The discovery of arsenic-based drug "Salvarsan' to treat syphilis in 1912 can be considered as the first evidence of the use of metals in medicine. Since then medicinal inorganic chemistry, which deals with the application of inorganic chemistry to therapy or diagnosis of disease, has become the most emerging area of research. The complexes of transition metal ions, especially those derived from chelating ligands find potential use as antiviral, anti-inflammatory, antitumor agents. Nowadays, metal elements such as platinum, titanium, antimony, selenium, silver, gold, vanadium, copper, manganese, germanium, iron, ruthenium, gadolinium and technetium have gained attention for their significant roles as pharmaceuticals as well as diagnostic agents . The aim of this mini-review article is to highlight some of the most widely used inorganic compounds as therapeutic metallodrugs and diagnostic agents.
The historically proven use of metal-based remedies was introduced by ancient civilizations of Mesopotamia, Egypt, India and China. Minor stomach pain and digestion problems have been treated with metallodrugs for centuries. Oral antacid preparations of sodium(I), magnesium(II), calcium(II), and aluminium (III) as their basic carbonate, hydrogen carbonate or hydroxide salts neutralize excessive acidity in the stomach by increasing the pH and reducing the secretion of acid by gastric cells. The use of zinc sulphate for would healing purpose and zinc gluconate lozenges for the treatment of common cold in adults are long recognised. We are familiar with the use of silver sulphadiazene, applied as a cream formulation or aqueous solution to prevent infections resulting from serious burns. It is established that Rheumatoid arthritis, a painful inflammatory condition where the cartilage between bone joints is lost over time, can be cured by gold based complexes. Clinically approved drugs such as aurothio glucose and disodium aurothiomalate are designed based on the fact that gold (I) is the most stable state in vivo. Patients suffering from severe anemia caused by iron deficiency are administered intravenously with dextran (Proferdex, Dexferrum, InFeD) or iron sucrose (Venofer) to replace the missing iron (II) ion. The potential of Vanadium supplementation in maintaining blood glucose levels in diabetics is well-accepted. Particularly, the vanadium (IV) complex, bis(maltolato)oxovanadium(IV), exhibits marked insulin enhancing and anti-diabetic effects .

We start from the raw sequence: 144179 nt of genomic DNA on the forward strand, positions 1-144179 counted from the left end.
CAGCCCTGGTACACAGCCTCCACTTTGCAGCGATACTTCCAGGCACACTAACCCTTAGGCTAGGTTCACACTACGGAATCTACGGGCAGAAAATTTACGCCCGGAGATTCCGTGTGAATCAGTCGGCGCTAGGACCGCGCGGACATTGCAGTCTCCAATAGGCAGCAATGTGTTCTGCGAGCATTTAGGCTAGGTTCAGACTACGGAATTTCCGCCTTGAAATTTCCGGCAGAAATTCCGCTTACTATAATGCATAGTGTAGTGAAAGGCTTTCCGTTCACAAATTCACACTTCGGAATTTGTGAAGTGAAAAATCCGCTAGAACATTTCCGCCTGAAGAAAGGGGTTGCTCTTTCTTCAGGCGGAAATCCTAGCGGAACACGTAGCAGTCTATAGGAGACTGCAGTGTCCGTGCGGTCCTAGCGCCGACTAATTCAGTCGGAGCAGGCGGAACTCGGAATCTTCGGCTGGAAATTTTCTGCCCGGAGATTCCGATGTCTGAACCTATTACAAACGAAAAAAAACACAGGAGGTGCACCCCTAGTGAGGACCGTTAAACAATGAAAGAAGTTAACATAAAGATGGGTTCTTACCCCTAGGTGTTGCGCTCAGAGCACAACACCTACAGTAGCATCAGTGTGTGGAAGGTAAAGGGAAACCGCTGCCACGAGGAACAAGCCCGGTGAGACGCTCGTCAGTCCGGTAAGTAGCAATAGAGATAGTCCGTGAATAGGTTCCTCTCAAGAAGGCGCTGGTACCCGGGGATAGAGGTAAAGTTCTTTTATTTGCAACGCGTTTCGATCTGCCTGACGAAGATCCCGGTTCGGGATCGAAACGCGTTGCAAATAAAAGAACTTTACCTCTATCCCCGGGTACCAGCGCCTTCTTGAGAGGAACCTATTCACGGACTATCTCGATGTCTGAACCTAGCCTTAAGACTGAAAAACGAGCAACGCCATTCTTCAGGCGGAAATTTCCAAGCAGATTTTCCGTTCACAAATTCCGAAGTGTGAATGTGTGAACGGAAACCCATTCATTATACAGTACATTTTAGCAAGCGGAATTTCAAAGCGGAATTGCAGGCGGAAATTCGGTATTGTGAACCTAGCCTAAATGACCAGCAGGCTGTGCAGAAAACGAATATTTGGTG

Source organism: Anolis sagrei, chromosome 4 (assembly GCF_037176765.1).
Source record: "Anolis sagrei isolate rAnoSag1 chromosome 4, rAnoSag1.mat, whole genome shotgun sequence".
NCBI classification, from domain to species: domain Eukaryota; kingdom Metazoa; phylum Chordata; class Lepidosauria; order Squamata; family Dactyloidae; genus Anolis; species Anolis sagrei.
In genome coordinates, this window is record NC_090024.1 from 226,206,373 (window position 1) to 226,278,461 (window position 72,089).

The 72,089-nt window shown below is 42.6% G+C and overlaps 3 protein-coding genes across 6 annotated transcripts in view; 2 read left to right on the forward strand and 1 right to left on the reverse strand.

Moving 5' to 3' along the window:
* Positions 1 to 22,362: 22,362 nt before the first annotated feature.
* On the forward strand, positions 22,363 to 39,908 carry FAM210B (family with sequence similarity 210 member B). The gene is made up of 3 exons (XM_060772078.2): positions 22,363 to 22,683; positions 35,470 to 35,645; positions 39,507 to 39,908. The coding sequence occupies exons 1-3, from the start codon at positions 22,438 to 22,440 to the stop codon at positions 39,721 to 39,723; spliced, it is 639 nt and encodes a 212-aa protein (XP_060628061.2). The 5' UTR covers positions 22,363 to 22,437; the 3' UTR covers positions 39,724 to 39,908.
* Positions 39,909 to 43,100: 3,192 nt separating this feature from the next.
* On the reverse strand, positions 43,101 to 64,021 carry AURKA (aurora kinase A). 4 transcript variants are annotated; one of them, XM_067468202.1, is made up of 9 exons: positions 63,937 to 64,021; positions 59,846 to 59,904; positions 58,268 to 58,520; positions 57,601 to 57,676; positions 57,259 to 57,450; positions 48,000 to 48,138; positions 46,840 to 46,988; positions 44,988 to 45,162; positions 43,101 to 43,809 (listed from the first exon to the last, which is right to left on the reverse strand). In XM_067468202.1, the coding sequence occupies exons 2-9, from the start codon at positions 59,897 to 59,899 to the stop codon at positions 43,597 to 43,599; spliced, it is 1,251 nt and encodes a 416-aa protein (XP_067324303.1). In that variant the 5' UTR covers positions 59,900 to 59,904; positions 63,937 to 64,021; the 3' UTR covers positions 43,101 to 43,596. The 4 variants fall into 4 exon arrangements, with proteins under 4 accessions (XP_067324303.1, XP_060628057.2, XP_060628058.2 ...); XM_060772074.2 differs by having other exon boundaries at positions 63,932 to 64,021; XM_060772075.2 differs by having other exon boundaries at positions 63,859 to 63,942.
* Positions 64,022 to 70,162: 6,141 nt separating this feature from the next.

Complexes of radioactive metal ions and paramagnetic metal ions are now widely used as contrasting agents in Magnetic Resonance Imaging (MRI) for the diagnosis of disease. Remarkable improvement in the quality of the MRI data is obtained when a contrast agent is employed. Some gadolinium (III) complexes and manganese (II) salts are useful for imaging brain tumors and heart, respectively. Ferric (III) chloride improves gastrointestinal tract images in humans. Such complex is delivered to the patient intravenously and is carried round in the blood plasma but does not enter the cells. Among the radio nuclides commonly employed in organ and tissue imaging purpose in nuclear medicine, technetium-99m (99mTc) is the most effective one .
The approval of cis-diamminedichloroplatinum (cisplatin) by Food and Drug Administration (FDA) in 1978 as a chemotherapeutic agent has encouraged researchers to explore efficient complexes with anti-cancer properties. Cisplatin is a square planar platinum complex with the metal in the +2 oxidation state. The cytotoxicity of cisplatin originates from its binding to DNA which causes significant distortion of helical structure and results in inhibition of DNA replication and transcription . Cisplatin is used for the treatment of testicular cancer, ovarian cancer, and lung cancer as well as for cervical, head and neck cancers. However, clinical use of cisplatin against malignancies is severely limited by dose- limiting side-effects such as neuro-, hepati- and nephrotoxicity. This leads to the subsequently discovery of other platinum based drugs like carboplatin and oxaliplatin, in which the side-effects of cisplatin are considerably reduced by the chelate effect of the ligand. Some octahedral ruthenium (III) and ruthenium(II) complexes are found to display anti tumour activity especially against metastatic cancers and this are also promising candidates as cancer drugs .
In 21st century, a great percentage of global population is affected by various fatal diseases and metallodrugs hold
tremendous potential to help mankind with the discovery of modern medicines related to cancer care, infection control, diabetic control, neurological and cardiovascular disorders. With the understanding of the fate of the coordination complex and its components in the biological environment, it will be possible to design new systems endowed with improved responsiveness and targeting capabilities.